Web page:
Saturday, 4 June 2016

PowerShell is limited on certificate operations

This is a story of failure and how PowerShell is lacking when it comes to certificate operations. It is not lacking when it comes to operating with the Windows certificate stores or when it comes to managing the PKI with PowerShell cmdlets, but it is weak when operating with certificates themselves, converting and manipulating them and working with 'open' standards.

My requirements were as follows: write a PowerShell script which will download the certificate chain from a Microsoft CA, convert the chain to a format that is OpenSSL compliant and can be imported to F5 BIG-IP. User ONLY PowerShell and .NET namespaces, not OpenSSL for Windows or whatever else one could imagine.
The first part is not that complicated. The snippet below is not very beautiful but it illustrates the process of downloading the chain to a file and the required user input.

In the example below I used variables and hard coded the URL, this should better be done with parameters in a function.

## Variables
$cred = Get-Credential -UserName "$env:USERDOMAIN\$env:USERNAME" -Message "Enter Password"
$PKIurl = "https://my-issuingca"

## Get Chain from CA
$WebResponse = (Invoke-WebRequest -Uri ("$PKIurl/certsrv/certnew.p7b?ReqID=CACert&Renewal=1&Enc=b64") -Credential ($cred)).RawContent
$WebResponse | Out-File $env:TMP\WebResponse.tmp
Get-Content $env:TMP\WebResponse.tmp | select -Skip 10 | Set-Content .\certnew.p7b
Remove-Item $env:TMP\WebResponse.tmp -Force

There are two things worth to explain:
* The protocol (http or https) and hostname of the CA server are required as well as the username and password of the current user are required in order to authenticate to the IIS on the CA server.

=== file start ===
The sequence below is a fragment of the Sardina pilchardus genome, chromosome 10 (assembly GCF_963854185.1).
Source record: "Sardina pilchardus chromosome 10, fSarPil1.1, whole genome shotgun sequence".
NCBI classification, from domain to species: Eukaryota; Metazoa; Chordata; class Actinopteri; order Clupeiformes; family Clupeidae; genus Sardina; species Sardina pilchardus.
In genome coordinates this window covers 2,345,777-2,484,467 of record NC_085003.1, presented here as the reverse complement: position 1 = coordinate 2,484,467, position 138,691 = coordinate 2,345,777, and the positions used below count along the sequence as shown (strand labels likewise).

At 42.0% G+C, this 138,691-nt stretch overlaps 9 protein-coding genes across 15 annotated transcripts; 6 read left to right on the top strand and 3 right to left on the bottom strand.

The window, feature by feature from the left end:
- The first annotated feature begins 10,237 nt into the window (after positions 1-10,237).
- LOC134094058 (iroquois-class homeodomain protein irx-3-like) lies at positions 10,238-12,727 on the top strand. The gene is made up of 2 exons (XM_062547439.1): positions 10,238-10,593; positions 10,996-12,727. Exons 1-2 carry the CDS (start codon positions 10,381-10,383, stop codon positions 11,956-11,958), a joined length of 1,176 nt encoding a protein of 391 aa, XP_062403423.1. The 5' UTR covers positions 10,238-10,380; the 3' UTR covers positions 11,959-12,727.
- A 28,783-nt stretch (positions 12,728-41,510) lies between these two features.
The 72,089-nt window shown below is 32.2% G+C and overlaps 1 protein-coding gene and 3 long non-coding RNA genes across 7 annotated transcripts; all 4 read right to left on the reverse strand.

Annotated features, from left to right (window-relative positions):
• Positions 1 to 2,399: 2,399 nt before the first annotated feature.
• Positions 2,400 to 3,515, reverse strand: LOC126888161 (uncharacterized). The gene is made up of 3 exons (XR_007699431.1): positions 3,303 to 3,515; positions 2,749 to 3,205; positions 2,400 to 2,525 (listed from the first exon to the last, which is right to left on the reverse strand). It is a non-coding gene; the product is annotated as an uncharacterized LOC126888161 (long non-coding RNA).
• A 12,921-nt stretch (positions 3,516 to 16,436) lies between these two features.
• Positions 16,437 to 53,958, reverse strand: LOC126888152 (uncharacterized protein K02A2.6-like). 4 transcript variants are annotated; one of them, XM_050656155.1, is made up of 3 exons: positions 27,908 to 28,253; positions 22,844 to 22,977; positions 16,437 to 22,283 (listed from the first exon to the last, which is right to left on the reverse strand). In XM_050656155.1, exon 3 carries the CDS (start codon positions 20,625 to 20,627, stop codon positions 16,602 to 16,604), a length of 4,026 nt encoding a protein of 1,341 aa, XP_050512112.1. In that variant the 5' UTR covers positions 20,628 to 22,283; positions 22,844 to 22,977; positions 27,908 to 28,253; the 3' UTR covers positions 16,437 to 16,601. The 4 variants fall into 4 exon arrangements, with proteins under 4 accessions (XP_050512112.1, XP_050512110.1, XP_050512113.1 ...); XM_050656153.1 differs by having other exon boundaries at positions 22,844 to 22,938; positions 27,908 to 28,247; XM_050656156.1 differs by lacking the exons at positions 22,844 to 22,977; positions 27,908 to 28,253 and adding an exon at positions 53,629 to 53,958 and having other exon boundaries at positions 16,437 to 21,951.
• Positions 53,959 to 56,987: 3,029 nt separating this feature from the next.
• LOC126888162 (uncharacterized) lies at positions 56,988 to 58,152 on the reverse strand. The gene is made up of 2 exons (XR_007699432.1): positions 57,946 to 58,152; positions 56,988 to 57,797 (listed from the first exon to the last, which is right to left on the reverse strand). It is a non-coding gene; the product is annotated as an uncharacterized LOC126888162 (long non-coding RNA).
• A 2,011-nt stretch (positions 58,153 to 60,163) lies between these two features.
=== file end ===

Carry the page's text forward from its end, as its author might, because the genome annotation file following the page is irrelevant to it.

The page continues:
* The part right of the protocol/hostname is always the same and can be hardcoded in the script.
* You may notice that I save the response to a temporary file and remove the first 10 lines. Why? Because they are the response header for the web server, from line 11 the actual certificate chain begins. This is what I need.
* And, as you can see, I download the chain in Base64 encoding. Again - why? Because the .NET namespace used in the second part of the script (for converting the certificates) requires reading from Base64 and cannot read from binary encoded file.

However the second part is also where PowerShell fails. I did not find a way, to decode the chain in a way where PowerShell will properly convert the line breaks.
I can read all certs from the chain, export each of them to single files, compose a new chain file with all certificates from the chain - but OpenSSL or F5 BIG-IP will not be able to read it properly, because the line breaks are not in the proper format.

This is the second script, suggestions for fixing it are welcome:

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